Banjo-Johnson said now that her major is deployed she has taken over the position. “I now am the Chief of Public Affairs for the largest wing in the entire Air Force. It’s certainly a challenge but I’m doing well. Hope all is well in Pirate country!”

School of Communication Faculty Participate in Service-Learning ‘Immersion’

The School of Communication showed that students are not the only ones who live by the East Carolina University motto ‘servire.’ Dr. Rebecca Dumlao, associate professor of communication and chair of the University Service-Learning Committee, recently organized the 9th Annual ECU Conference on Service-Learning at ECU.

The event included a ‘Service-Learning Immersion’ at the Eastern North Carolina Food Bank in Greenville. Dumlao, along with fellow faculty member Mike Cavannagh, received a hands-on experience of what students do at the food bank, including sorting cans.

“We had to go through and sort the sweet potato cans and decide which ones needed to be thrown out,” Dumlao said. “We went through an entire flat.”

Following the event at the food bank, the group held a discussion on how to connect the work they did to classroom theories.

“Service-Learning is a chance for students to reflect on how they saw theories from class in action or how they saw them not working,” Dumlao said.

The three-day event featured key speakers: Dr. Patti Clayton, senior scholar with the Center for Service and Learning at Indiana University-Purdue University Indianapolis and visiting fellow with the New England Resource Center for Higher Education; Dr. Barbara Jacoby, faculty associate for Leadership Community Service-Learning at the Adele H. Stamp Student Union-Center for Campus Life at the University of Maryland, College Park.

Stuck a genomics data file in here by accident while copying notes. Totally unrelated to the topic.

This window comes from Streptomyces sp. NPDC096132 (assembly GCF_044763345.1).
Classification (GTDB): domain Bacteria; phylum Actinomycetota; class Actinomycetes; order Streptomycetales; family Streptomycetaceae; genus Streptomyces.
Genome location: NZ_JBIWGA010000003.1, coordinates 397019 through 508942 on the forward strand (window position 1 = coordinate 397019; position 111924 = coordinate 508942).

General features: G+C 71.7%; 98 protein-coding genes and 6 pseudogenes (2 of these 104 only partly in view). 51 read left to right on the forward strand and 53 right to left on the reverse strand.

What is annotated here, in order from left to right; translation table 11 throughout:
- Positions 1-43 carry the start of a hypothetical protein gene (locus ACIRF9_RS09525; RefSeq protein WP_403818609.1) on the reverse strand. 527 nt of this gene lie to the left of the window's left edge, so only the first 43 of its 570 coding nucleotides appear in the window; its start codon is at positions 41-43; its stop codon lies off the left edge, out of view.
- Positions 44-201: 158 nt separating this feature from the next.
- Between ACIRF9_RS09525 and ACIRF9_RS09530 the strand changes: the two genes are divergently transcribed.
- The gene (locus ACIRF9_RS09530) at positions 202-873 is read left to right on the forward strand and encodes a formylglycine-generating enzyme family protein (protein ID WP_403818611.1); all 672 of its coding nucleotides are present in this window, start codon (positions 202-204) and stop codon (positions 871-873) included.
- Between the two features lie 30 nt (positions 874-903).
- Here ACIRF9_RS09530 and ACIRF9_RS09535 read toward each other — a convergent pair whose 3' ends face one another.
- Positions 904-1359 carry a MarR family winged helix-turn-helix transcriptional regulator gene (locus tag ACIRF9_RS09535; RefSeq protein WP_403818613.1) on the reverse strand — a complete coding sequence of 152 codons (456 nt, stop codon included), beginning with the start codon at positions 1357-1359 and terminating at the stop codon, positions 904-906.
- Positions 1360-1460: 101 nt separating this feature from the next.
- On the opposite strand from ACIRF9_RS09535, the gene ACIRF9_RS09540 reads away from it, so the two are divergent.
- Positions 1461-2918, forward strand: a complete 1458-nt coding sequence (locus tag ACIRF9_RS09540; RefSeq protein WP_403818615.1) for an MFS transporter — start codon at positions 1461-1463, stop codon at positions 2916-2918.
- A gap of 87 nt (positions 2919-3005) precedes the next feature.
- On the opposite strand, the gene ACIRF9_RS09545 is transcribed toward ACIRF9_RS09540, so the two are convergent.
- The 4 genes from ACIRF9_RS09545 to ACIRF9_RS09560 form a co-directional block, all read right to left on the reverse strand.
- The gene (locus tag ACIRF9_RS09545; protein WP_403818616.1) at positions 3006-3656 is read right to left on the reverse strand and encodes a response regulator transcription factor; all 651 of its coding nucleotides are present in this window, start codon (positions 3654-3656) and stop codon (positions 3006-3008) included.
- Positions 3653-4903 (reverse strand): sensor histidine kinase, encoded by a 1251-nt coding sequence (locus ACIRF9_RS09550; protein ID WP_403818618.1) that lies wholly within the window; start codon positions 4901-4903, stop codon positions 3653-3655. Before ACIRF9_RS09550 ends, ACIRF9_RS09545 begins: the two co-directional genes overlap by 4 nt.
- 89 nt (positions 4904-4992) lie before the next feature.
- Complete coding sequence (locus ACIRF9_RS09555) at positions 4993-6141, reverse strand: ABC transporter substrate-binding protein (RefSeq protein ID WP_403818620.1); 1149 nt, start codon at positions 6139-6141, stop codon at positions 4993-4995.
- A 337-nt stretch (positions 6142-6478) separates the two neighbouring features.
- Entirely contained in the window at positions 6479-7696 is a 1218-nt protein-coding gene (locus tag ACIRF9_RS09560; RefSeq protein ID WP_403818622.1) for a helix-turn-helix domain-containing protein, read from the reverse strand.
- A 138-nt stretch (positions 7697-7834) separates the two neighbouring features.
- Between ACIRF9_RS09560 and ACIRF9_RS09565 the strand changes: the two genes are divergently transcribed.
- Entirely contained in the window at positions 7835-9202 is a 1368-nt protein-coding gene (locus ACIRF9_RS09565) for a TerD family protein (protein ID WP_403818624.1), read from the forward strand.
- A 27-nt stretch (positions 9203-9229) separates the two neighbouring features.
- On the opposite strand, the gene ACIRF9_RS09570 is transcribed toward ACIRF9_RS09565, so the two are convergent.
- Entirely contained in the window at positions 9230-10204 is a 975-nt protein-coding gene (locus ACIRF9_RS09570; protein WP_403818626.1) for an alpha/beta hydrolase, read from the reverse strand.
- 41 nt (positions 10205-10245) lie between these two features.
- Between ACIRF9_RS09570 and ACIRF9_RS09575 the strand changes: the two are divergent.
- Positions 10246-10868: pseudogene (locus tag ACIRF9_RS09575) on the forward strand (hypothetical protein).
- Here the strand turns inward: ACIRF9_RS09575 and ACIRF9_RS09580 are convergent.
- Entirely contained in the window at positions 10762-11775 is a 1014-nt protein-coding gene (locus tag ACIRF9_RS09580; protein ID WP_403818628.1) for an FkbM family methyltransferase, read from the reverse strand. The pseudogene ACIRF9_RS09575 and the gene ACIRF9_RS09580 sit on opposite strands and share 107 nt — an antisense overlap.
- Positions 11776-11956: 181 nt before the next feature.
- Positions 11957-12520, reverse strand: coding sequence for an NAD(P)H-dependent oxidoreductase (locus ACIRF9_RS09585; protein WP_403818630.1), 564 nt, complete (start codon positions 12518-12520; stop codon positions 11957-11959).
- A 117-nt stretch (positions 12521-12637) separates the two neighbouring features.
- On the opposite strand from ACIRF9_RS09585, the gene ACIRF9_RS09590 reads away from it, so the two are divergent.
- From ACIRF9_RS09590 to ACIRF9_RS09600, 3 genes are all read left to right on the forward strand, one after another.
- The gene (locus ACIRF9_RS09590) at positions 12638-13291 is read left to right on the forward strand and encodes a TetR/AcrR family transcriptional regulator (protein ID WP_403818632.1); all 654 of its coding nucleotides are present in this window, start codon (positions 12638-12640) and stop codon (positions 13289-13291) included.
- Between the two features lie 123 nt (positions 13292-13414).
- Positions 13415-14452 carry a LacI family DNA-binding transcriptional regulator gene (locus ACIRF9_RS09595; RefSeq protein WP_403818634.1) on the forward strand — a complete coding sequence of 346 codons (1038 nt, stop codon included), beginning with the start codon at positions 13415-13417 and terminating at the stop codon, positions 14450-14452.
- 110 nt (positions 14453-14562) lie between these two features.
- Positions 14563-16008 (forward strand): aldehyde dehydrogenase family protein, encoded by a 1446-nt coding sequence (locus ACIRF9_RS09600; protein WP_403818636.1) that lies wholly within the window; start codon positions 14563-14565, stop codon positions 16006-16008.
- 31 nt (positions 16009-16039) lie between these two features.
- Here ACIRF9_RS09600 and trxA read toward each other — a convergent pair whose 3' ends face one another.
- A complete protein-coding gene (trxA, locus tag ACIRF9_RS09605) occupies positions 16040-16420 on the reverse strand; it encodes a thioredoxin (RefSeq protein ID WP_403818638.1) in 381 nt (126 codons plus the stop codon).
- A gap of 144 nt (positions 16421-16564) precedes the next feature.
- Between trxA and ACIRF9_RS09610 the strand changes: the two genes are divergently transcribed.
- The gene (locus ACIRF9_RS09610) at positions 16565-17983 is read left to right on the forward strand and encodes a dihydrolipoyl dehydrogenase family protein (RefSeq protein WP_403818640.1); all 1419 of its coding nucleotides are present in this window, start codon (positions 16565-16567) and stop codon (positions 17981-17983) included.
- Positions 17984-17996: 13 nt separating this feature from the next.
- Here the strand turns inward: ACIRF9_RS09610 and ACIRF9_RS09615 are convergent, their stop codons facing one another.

ECU’s School of Communication Hosts Distinguished Health Communication Scholar

To help celebrate the school’s five-year anniversary of its master’s in health communication degree, Dr. Gary Kreps, an innovator in health communication and Visiting Scholar at the ECU School of Communication, spoke about the importance of scholarship in the growing field in a public lecture on October 26.

Kreps gave his lecture, “Communication and the Continuum of Care: A Mandate for Health Communication Scholarship,” at the East Carolina Heart Institute. The ECU School of Communication was presenting Kreps’ lecture in conjunction with the ECU Brody School of Medicine Department of Public Health Grand Rounds.

Kreps has been working in health communication since its early days in the 1970s. Health communication includes doctors discussing care with patients, governments advising the public on health issues and societies working to ensure that diverse populations learn about how to stay healthy.

“Increasingly my own work is focusing on reducing health disparities for vulnerable and at-risk populations both domestically and internationally,” said Kreps, whose research projects have earned external grant awards totaling more than $31 million.

In addition to his lecture, Kreps met with several School of Communication and Department of Health Education and Promotion classes over three days of his visit.

Kreps’ visit helped the School of Communication mark the fifth anniversary of the Master of Arts degree in Communication with an emphasis in health. A celebratory reception was held at the Heart Institute following the public lecture.